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Microsensors

Manager: Ing. Prášek Jan, Ph.D.
Members: Ing. Majzlíková Petra, Ph.D. , Ing. Pytlíček Zdeněk
  1. Construction of voltammetric and amperometric sensors and biosensors as planar three-electrode systems (sensors) for detection of species in aqueous solutions (such as heavy metals, thiols, DNA, glucose, etc.). The influence of each electrode in the view of their shape, used material and the whole planar system topography are studied. Main emphasis is given to material composition of the active (working) electrode to ensure sensitivity and selectivity for investigated species. The active electrode (transducer) is usually created using various nanocomposites (e.g. carbon nanotubes, copper oxide nanoparticles, iron oxide based magnetic nanoparticles, cadmium oxide nanoparticles mixed with suitable vehicle or solvent) or via direct surface nanostructuring. The active electrode functionalization allows achieving the specific affinity to selected species.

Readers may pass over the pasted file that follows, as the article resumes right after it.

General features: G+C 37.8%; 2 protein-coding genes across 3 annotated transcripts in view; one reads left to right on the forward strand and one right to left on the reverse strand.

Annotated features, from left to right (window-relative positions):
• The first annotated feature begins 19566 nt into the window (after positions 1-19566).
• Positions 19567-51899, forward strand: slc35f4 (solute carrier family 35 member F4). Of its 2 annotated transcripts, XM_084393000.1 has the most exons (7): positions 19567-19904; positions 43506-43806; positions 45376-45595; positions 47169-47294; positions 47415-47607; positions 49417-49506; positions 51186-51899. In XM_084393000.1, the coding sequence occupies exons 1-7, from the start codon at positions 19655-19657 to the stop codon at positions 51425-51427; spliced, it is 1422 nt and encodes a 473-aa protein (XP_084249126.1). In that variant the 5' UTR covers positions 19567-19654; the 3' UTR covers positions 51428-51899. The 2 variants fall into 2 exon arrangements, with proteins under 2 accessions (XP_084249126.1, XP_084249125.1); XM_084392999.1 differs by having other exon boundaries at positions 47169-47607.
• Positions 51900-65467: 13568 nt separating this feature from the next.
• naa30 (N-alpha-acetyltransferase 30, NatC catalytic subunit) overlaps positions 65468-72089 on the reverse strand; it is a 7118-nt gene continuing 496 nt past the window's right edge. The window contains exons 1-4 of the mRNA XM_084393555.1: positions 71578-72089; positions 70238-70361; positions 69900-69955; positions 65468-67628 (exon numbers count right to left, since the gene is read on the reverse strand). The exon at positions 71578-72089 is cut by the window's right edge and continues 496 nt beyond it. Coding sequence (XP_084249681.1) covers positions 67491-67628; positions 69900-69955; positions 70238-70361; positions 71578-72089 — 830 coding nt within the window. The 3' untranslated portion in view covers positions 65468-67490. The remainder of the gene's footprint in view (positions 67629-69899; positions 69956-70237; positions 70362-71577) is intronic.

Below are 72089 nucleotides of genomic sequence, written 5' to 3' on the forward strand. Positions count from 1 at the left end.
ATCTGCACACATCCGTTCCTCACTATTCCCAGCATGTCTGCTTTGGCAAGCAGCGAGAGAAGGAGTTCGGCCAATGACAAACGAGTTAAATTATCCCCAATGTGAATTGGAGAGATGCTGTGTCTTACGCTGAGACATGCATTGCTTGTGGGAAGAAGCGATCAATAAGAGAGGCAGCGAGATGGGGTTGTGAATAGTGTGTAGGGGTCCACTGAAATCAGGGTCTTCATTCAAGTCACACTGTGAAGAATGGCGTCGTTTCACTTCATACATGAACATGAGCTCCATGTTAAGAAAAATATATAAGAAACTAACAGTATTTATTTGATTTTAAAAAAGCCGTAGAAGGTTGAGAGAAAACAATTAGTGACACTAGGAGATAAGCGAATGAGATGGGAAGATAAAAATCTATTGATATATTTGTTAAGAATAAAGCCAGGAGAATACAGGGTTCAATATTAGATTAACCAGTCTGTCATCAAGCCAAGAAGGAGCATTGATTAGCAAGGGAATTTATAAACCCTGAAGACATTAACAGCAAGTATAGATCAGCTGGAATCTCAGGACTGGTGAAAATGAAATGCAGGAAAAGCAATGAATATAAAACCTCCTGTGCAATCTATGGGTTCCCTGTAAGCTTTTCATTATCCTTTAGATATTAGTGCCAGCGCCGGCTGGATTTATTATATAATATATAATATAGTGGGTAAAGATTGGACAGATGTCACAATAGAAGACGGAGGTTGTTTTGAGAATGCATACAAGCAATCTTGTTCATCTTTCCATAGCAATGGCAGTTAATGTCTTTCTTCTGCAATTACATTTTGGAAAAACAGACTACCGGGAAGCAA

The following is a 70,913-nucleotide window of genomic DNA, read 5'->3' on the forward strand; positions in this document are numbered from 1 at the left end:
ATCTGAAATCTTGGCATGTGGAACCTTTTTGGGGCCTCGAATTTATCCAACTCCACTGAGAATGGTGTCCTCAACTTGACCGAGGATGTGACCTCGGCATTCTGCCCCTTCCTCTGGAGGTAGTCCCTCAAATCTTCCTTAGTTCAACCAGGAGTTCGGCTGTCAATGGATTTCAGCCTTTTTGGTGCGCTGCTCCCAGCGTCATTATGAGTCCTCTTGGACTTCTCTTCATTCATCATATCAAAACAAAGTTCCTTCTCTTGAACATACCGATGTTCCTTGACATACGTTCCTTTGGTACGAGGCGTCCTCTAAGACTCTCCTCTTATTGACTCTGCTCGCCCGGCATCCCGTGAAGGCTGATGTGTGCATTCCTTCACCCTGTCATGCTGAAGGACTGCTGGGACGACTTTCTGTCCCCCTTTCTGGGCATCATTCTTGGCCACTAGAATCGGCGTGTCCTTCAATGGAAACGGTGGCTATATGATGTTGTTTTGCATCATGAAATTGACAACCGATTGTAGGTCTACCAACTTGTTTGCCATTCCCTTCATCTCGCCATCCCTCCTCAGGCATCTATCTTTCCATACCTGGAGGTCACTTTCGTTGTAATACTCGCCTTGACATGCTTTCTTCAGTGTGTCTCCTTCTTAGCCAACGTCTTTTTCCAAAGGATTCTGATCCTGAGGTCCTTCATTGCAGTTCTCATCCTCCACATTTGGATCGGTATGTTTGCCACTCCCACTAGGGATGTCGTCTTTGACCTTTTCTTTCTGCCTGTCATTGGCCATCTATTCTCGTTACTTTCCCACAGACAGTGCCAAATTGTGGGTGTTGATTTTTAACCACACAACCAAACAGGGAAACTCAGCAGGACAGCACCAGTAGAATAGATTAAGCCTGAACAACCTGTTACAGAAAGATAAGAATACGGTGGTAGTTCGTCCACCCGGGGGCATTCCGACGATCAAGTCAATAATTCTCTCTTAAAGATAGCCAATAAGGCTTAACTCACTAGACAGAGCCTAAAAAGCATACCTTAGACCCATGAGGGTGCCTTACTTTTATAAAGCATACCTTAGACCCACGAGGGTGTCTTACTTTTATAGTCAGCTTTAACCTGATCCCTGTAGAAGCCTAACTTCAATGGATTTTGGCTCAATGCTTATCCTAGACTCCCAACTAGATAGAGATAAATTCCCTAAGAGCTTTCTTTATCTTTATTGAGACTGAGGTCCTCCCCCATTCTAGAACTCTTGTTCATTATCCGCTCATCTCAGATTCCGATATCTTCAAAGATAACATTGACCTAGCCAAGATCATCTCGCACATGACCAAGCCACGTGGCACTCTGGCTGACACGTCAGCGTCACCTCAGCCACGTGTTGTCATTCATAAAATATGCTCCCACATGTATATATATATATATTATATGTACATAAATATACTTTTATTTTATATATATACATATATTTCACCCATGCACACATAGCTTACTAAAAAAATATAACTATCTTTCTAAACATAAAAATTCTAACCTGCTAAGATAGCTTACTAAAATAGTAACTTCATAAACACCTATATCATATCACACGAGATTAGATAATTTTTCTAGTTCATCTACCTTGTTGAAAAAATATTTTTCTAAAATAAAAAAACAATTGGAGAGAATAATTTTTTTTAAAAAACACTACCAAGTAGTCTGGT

2. Gas sensors for ethanol, acetone, methanol, methane, isobutene, etc. are constructed as thick/thin-film planar sensors or micro-hot plates using semiconducting active layers (e.g. tin oxide, titanium oxide, tungsten oxide, etc.). Standard microelectronic technologies (e.g. lithography, thin-film and thick-film technology) and following modification with nanomaterials are employed for gas sensor fabrication. Similarly to voltammetric sensors, the nanostructured surfaces are used for active layer fabrication.
  3. Construction of conductometric sensors, gas sensors, sensors of radiation, dehydration, pressure, etc.

  

Figure 1: Gas sensor heater (left) and three-electrode electrochemical system (right). 

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